Telegram says iPhone user should be concerned about App Store’s 30% tax
Telegram founder, Pavel Durov, in a public post, has placed out seven reasons why “every iPhone user should be concerned about the App Store’s 30% tax”.
Telegram has led the European Commission over Apple’s long-contended 30 percent commission cut for listing developer apps on Apple App Store, reports verified.
The purposes listed out by Pavel Durov directed at iPhone users involved higher prices, censorship, lack of privacy, delays in-app updates, and fewer apps.
“The situation is so bad that one would require Apple’s 30% cut to be unsustainable. Yet it’s been throughout for more than 10 years and is still there,” Durov said.
Durov stated that because of the 30 percent commission, iPhone users have to spend extra for apps on the app store despite already having to pay extra for their iPhone than the maker’s cost. He further told that Apple censors a lot of the content from the apps and also limits the developers from reaching them to users.
Durov also told that an Apple user’s privacy is at stake as the user must first build an Apple account and log in using it to install every app. This makes it simpler for Apple to keep track of the users as every single app, and every push notification is attached to the user’s account.
Durov further called Apple’s review team “notoriously inefficient” because of who the updated apps reach its user slower than they really should. He complained about Apple’s performance in hiring new moderators despite charging a tax from third-party apps.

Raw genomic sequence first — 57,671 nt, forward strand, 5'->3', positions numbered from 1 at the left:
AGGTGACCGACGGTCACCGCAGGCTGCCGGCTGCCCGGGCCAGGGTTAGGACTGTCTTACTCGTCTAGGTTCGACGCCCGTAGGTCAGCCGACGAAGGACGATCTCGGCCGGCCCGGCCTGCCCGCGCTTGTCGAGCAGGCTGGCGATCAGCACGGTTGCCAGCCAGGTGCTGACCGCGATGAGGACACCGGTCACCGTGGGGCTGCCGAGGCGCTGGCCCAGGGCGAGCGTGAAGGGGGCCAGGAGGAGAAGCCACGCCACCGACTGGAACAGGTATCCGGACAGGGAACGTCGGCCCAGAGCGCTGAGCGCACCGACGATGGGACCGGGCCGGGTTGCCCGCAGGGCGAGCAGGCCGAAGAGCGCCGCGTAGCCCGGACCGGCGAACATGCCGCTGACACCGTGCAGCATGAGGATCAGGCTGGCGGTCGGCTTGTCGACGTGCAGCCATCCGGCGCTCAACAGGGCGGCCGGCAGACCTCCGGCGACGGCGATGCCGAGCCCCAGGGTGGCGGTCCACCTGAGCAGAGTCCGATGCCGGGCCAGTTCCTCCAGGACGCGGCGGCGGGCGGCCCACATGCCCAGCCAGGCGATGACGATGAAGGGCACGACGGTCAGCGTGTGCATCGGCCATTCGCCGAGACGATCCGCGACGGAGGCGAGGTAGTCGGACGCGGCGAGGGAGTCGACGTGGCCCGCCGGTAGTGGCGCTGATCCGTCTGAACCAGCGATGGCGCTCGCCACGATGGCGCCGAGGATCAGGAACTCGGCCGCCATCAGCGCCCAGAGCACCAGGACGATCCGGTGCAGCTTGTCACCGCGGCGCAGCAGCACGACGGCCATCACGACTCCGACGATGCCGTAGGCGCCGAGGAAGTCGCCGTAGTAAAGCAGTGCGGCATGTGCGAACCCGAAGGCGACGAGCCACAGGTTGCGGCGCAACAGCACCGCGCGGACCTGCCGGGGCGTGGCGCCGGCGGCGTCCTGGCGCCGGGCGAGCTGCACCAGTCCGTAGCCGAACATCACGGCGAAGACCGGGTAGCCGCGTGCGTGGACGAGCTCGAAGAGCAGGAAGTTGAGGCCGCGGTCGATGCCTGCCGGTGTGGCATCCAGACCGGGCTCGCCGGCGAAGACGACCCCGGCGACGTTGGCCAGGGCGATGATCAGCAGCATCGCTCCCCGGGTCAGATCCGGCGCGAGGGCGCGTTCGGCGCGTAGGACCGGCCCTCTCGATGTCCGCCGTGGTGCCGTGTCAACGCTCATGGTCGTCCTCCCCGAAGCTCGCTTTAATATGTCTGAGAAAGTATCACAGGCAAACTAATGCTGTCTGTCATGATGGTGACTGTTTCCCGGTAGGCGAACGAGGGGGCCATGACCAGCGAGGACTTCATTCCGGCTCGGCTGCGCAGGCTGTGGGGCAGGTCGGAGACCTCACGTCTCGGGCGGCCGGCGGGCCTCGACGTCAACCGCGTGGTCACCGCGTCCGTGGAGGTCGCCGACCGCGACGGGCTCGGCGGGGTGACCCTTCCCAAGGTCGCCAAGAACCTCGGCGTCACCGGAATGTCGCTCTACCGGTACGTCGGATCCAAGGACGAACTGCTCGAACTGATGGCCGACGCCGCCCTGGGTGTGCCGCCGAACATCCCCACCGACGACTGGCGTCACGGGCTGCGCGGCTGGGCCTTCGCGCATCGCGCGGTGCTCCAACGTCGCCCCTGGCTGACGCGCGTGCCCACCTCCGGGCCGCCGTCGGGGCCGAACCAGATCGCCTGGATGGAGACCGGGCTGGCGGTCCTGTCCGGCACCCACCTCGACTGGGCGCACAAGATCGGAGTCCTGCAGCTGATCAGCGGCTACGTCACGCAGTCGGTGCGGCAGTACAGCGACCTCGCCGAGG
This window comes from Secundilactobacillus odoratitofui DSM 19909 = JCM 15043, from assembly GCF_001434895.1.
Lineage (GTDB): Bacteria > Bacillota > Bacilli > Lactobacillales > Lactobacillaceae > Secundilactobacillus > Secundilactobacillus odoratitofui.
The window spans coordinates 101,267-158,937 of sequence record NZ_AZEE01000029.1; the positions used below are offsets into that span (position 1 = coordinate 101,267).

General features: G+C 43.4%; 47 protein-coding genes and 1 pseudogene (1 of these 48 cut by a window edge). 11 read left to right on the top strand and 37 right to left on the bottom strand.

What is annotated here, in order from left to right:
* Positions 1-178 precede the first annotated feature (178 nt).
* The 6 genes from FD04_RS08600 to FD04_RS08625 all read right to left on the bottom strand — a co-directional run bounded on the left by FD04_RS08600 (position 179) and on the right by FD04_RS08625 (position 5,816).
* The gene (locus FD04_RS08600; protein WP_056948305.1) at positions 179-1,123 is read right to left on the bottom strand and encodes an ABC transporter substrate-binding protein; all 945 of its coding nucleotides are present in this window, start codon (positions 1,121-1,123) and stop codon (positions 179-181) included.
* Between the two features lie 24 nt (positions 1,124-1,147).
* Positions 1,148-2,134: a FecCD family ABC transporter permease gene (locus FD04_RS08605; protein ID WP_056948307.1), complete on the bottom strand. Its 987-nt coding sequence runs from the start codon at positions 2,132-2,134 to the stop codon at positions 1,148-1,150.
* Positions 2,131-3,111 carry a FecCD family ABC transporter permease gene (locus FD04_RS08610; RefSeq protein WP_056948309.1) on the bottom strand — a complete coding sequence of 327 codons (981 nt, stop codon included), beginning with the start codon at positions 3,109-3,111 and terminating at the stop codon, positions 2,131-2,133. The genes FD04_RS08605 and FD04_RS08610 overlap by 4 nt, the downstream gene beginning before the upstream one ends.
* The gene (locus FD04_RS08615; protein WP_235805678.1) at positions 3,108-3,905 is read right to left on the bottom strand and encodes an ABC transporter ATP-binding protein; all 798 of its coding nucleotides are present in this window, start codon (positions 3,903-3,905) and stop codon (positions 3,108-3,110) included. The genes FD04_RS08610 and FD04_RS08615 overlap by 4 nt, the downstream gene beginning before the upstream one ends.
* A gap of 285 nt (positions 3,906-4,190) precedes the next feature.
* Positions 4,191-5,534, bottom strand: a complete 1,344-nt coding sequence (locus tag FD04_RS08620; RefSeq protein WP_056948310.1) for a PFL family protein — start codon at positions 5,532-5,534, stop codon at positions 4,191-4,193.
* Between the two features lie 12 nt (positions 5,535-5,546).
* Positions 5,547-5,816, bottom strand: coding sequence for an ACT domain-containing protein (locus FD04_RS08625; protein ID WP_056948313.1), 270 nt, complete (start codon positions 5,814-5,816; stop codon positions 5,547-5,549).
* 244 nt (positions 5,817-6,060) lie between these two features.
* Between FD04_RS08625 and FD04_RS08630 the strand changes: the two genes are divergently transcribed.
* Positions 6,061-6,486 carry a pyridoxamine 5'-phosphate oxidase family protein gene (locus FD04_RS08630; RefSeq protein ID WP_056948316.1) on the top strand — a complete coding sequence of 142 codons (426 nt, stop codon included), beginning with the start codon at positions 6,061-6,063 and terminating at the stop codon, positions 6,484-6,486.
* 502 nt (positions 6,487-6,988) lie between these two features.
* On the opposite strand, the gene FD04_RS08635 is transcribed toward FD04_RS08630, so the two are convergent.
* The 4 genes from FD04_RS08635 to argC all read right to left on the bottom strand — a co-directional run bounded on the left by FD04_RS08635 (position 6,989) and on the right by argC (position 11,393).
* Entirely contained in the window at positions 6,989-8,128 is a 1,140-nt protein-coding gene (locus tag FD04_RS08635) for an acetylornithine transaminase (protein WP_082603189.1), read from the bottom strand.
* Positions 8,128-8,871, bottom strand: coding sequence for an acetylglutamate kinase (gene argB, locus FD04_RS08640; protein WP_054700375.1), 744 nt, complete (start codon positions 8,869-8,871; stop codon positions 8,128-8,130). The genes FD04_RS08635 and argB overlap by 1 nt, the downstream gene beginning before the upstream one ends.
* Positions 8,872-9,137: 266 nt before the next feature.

Other reasons Durov classified out were lesser apps, apps with more ads, and worse apps.
Durov said that on top of the 30 percent commission, app developers have to pay government taxes such as VAT (~20%), wages, research, servers, marketing.
Instead of producing a profit, these apps go bankrupt, telegram founder Durov said as a result of which many great apps don’t survive. Durov said the app developers rely on ads for their companies to remain. Durov also noted that the apps are not well researched, as developers are not left with any funds for the same.
“We shouldn’t sit idly and let Apple’s lobbyists and PR agents do their thing. It is up to us users and inventors to defend our rights and to stop monopolists from stealing our money.
They may believe they have fooled us into a deadlock because we’ve already bought an essential mass of their devices and created a critical mass of apps for them. But we shouldn’t be giving them a free ride any longer,” Durov wrote in a blog post.
Apple CEO Tim Cook, in the US Congressional AntiTrust meeting, stated, “We treat every developer the same. We have clear and transparent rules.” He also noted that a vast majority of apps, around 84 percent do not pay commission to Apple.
Apple app store’s commission policy is deemed unfair by many because with the commission; there is also competition from Apple’s apps.